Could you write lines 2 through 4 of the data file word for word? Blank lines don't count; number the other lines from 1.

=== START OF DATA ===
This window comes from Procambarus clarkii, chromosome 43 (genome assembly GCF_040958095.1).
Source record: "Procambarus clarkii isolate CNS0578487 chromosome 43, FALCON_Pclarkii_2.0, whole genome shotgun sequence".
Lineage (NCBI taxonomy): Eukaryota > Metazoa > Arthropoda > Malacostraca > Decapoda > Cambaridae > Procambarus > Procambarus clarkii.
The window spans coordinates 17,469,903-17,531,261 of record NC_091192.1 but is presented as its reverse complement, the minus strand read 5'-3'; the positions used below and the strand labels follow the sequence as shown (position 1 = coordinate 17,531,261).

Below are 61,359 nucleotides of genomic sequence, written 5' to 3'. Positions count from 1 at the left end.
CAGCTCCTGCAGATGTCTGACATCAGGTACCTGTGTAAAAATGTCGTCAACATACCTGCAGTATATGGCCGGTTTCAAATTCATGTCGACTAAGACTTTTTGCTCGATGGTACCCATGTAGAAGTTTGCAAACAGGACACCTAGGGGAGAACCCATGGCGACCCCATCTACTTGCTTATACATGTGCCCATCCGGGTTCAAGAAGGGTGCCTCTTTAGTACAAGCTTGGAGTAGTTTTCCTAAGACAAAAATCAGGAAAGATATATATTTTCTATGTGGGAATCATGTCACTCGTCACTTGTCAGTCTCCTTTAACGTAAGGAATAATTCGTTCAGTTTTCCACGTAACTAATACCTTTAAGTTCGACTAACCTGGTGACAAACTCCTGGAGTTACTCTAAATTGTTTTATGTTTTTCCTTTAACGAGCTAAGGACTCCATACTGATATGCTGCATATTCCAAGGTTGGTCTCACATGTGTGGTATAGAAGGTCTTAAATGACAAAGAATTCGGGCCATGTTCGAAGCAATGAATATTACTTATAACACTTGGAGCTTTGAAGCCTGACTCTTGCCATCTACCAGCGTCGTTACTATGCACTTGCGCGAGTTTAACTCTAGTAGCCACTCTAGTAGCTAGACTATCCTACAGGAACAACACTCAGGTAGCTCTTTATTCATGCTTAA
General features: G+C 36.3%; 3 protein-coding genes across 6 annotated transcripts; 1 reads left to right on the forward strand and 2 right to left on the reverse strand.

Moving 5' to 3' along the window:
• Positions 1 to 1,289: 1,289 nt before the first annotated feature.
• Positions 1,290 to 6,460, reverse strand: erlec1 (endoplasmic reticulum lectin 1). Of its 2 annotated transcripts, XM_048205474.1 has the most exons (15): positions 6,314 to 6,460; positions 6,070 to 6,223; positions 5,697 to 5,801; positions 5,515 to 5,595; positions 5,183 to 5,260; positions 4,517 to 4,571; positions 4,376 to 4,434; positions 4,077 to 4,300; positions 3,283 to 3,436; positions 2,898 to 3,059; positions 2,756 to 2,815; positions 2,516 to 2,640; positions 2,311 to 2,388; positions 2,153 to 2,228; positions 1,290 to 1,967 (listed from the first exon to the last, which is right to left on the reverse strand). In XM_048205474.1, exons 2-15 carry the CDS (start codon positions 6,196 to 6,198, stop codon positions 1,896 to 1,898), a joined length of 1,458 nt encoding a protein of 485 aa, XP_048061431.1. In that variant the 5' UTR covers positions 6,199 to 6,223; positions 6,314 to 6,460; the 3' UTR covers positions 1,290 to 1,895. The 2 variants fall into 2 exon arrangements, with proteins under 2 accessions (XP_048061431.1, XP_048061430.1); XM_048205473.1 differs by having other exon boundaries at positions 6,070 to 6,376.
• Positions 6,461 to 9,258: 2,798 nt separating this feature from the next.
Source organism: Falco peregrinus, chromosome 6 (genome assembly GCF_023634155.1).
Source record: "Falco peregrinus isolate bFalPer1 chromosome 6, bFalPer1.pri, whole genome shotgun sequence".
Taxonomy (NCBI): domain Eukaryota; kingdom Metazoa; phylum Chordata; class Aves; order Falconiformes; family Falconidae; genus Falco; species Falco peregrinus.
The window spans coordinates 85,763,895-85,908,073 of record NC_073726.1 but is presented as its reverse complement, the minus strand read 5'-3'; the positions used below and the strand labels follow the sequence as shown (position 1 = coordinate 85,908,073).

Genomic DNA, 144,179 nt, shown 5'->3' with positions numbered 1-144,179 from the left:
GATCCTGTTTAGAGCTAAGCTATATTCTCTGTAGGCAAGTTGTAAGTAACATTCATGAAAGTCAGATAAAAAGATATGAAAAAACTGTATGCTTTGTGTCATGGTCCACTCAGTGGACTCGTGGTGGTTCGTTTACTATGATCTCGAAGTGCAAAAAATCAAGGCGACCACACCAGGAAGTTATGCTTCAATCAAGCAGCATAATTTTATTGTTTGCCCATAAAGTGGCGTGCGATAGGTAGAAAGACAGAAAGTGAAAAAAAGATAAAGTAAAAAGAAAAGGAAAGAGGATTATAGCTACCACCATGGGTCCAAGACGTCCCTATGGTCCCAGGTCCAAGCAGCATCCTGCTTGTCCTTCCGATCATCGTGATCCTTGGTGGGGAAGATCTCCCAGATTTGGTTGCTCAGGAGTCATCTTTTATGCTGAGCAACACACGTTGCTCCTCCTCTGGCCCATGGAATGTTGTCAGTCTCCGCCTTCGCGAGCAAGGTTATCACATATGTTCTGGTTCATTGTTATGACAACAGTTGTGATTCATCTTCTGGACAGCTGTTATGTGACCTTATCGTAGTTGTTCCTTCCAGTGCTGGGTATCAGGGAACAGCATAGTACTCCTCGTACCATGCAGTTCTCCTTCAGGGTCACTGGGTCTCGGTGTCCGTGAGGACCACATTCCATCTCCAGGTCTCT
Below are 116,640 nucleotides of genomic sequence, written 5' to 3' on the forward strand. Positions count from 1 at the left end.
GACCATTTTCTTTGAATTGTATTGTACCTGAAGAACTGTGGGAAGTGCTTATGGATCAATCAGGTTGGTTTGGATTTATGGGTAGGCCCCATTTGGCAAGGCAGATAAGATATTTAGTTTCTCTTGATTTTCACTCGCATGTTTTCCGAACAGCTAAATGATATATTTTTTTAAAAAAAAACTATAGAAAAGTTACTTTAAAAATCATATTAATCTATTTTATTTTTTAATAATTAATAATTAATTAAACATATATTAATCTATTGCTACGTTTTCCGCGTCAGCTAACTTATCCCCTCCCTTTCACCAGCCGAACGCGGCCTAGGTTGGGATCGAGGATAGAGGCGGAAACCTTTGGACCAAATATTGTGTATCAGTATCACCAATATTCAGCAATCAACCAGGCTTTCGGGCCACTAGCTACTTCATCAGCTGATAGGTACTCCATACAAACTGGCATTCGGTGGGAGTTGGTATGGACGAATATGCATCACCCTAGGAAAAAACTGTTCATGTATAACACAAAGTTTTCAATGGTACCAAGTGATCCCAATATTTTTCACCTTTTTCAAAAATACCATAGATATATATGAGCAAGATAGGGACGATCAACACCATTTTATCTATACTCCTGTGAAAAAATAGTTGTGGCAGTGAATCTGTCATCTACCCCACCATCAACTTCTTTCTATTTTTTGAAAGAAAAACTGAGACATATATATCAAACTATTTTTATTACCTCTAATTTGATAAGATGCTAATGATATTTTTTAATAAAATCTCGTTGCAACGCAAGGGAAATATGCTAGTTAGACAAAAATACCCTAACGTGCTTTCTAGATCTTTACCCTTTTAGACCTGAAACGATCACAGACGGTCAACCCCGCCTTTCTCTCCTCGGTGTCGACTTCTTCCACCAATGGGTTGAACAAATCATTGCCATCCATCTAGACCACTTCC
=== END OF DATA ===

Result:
Source record: "Procambarus clarkii isolate CNS0578487 chromosome 43, FALCON_Pclarkii_2.0, whole genome shotgun sequence".
Lineage (NCBI taxonomy): Eukaryota > Metazoa > Arthropoda > Malacostraca > Decapoda > Cambaridae > Procambarus > Procambarus clarkii.
The window spans coordinates 17,469,903-17,531,261 of record NC_091192.1 but is presented as its reverse complement, the minus strand read 5'-3'; the positions used below and the strand labels follow the sequence as shown (position 1 = coordinate 17,531,261).